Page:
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The Nature Of Wood


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am I missing a "woods talk" topic in this forum ?

I wanted to talk about fingerboards, so I chose the Inlay topic because inlays are in the fingerboard most of the time - well "most" of the time :D

If you take a look at old 50s fingerboards and in particular the brazilain rosewood ones,

you will find that the pores in the grain appear to be deeper,wider, larger, whatever then newer ones. Still from playing and the oils they have very smooth surfaces and feel more rounded and are better playable then a new BR fretboard, not to mention their actual appearance and character

I was wondering if anybody knows of a technique to "open" or brush out some of the pores to give a brand new BR fingerbaod this old surface character.

My concern is not really to relic a guitar but to get that wider pore charcter that I see in old instruments.

I have a very nice even BR board with a wonderful tab tone. The grain however is kind of too dense - I do not now how to explain it other . I would like to put it on my Les paul which has an ebony now and also let it have some more beautiful inlay.

Is the texture of these old boards really just changed from time and playing or is it the nature of the used wood ?

Thanks for your advice or reference

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I'm not an expert on woods, but here is my theory:

Instruments made from the woods that you describe were probably taken from trees in their natural habitat years ago, and the grain probably is looser because they grew up naturally. Now the stuff is farmed, probably given growth hormones and everything they need to grow up healthy and strong, and as a result the wood is probably a little denser than a tree left to its own device in a forest somewhere. I don't know how close I am on that, but it sounds good... :D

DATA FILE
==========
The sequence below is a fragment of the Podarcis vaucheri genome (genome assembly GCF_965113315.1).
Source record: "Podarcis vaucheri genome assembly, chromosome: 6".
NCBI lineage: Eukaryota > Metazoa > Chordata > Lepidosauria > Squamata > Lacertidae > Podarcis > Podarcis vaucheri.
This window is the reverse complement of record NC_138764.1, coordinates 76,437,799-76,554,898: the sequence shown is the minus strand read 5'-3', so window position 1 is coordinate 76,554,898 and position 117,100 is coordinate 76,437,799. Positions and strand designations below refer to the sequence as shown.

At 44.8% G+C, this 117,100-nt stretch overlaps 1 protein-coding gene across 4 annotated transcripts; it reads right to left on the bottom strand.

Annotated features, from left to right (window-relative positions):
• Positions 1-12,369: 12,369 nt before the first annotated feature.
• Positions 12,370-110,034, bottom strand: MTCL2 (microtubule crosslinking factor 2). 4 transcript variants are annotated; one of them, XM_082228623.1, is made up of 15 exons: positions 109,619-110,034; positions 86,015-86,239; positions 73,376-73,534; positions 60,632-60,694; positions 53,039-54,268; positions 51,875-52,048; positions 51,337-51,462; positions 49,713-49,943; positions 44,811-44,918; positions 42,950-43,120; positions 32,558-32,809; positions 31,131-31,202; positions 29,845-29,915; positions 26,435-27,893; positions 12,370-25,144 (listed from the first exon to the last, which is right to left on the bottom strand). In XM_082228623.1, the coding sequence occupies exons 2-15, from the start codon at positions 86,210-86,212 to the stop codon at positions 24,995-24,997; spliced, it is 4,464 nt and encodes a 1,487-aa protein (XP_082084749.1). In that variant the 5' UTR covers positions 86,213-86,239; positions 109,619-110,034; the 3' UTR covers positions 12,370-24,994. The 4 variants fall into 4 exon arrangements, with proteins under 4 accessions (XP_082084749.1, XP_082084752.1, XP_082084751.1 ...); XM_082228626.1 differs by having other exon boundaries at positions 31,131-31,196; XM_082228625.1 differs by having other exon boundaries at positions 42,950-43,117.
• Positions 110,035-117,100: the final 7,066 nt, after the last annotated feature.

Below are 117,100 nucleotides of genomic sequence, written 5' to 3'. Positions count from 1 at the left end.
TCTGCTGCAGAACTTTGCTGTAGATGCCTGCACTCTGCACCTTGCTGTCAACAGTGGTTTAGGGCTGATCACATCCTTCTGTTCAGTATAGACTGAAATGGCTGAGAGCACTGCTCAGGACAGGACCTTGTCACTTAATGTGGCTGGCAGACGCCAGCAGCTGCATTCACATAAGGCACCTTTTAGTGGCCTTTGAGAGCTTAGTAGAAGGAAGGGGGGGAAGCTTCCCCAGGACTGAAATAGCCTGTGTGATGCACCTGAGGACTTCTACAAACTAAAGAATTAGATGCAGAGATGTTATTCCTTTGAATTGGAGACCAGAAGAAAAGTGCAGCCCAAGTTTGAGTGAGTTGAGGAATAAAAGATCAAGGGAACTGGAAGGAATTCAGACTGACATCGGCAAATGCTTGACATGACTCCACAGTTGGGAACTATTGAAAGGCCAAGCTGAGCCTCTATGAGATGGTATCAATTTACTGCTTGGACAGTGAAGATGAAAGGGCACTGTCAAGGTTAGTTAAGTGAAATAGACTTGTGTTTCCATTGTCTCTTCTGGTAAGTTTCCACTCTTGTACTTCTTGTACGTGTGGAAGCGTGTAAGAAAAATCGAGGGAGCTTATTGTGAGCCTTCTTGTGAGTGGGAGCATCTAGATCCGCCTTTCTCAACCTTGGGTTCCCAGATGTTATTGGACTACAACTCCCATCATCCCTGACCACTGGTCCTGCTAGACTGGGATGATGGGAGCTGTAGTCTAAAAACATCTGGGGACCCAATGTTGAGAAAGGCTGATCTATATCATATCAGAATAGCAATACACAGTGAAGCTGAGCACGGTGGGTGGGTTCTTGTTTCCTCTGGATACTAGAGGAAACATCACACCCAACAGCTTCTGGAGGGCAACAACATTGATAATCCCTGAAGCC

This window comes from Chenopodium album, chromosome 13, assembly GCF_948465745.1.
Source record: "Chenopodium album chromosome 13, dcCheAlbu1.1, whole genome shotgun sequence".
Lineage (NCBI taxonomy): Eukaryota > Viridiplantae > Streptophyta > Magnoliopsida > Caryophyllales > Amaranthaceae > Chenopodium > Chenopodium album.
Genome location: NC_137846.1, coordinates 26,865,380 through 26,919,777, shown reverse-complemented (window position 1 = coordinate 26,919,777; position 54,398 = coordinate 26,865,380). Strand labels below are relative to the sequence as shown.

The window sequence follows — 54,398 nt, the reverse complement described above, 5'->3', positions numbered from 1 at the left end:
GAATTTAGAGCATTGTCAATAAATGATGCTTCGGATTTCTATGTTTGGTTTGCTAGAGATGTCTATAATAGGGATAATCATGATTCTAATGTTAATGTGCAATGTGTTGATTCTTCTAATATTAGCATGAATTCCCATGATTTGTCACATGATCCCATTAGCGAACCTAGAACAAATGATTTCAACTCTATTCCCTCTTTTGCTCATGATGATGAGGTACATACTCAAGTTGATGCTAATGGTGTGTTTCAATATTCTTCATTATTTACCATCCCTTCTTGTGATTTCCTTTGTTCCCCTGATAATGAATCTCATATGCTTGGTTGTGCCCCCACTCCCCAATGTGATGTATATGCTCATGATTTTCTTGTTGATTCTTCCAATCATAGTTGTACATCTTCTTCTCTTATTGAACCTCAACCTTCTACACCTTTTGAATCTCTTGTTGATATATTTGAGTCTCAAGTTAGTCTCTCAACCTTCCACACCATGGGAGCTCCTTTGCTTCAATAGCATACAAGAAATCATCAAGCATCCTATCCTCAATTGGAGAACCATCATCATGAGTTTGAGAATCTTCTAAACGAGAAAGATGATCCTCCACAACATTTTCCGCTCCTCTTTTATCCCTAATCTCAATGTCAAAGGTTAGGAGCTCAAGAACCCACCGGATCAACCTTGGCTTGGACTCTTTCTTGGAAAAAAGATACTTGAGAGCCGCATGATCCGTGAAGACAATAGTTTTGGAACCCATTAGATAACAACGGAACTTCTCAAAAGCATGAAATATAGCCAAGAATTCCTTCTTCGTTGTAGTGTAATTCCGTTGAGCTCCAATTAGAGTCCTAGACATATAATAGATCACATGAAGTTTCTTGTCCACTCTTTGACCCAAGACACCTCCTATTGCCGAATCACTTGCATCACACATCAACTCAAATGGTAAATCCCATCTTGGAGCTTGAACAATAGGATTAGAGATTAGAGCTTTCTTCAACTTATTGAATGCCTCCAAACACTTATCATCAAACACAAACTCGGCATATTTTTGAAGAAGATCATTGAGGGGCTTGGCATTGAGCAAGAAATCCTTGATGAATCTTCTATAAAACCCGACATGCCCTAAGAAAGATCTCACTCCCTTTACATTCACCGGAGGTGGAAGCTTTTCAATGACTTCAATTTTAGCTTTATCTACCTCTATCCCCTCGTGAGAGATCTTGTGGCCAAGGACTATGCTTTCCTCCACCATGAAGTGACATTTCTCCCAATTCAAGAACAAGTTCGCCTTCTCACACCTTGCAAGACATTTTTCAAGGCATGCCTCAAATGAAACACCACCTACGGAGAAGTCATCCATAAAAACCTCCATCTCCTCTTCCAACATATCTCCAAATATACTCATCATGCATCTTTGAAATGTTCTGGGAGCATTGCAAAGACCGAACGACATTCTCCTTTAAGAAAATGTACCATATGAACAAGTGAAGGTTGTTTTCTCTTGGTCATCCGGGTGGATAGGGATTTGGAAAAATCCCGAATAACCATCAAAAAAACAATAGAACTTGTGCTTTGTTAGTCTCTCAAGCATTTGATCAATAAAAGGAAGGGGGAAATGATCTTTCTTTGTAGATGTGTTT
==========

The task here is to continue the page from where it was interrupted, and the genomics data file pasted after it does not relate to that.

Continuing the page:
How to get a new BR fretboard to be like an old is a good question. Perhaps part of the answer also lies in differences between preparing the wood for use. Things are a little more high tech in this area as well.

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How to get a new BR fretboard to be like an old is a good question. Perhaps part of the answer also lies in differences between preparing the wood for use. Things are a little more high tech in this area as well.

as to the first part of your answer I think that this is not the case. I am a bit behind reading about the rainforest issues and why the export of brazilian rosewood was stoped, but in context, I would like to think that both, the wood in the 50s and the one they cut now is from that places where they root out old trees. Besides - whenever you come across a BR piece of wood, its supposed to be old stock and cut before the regulations changed

The second half however means that they might have used rougher sawblades in the 50s that then again left traces that could only be sanded out hardly ?

I really don't know - I would think that a chain saw cuts rougher then an old hand saw -no? :D

Would flatsawn or quartersawn make the difference?

I have seen pics from a 58 LP where the actual inlay had shrinked and was playd half out , which means that hard playing can do a lot of changes , also to pores.

But I also have seen newer type strats that had the texture of fretboard that I mean.

May be , when you use a very rough sandpaper for the radiusing of the fretboard at first and then step right up to a fine, it does that, but I wouldn't want to waste a fretboard to try it out - What grade would the first have to be

No specialist here ?


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Well, if brazilian rosewood only comes from Brazil, then perhaps they don't farm the stuff like I would have thought.

It very well could be that blades are more precisely manufactured today than they were in the 50s. And the sanding process may have been different back then. When I said preparation, I was thinking more of the drying out process and stuff like that. With the technology available today, even in Brazil, they can maintain a fairly strict temperature and humidity in their facilities. In the 50s, though, it was a different story. And, I haven't even touched on CAD/CAM manufacturing, which is very precise... :D

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It could just be that every piece of wood is a little different. Maybe if you hunt around, you can find a piece of rosewood that matches your description. On my USA Custom Guitars Strat, the Indian Rosewood fretboard has some pretty large pores, however, I've had other guitars that seemed to have no pores.

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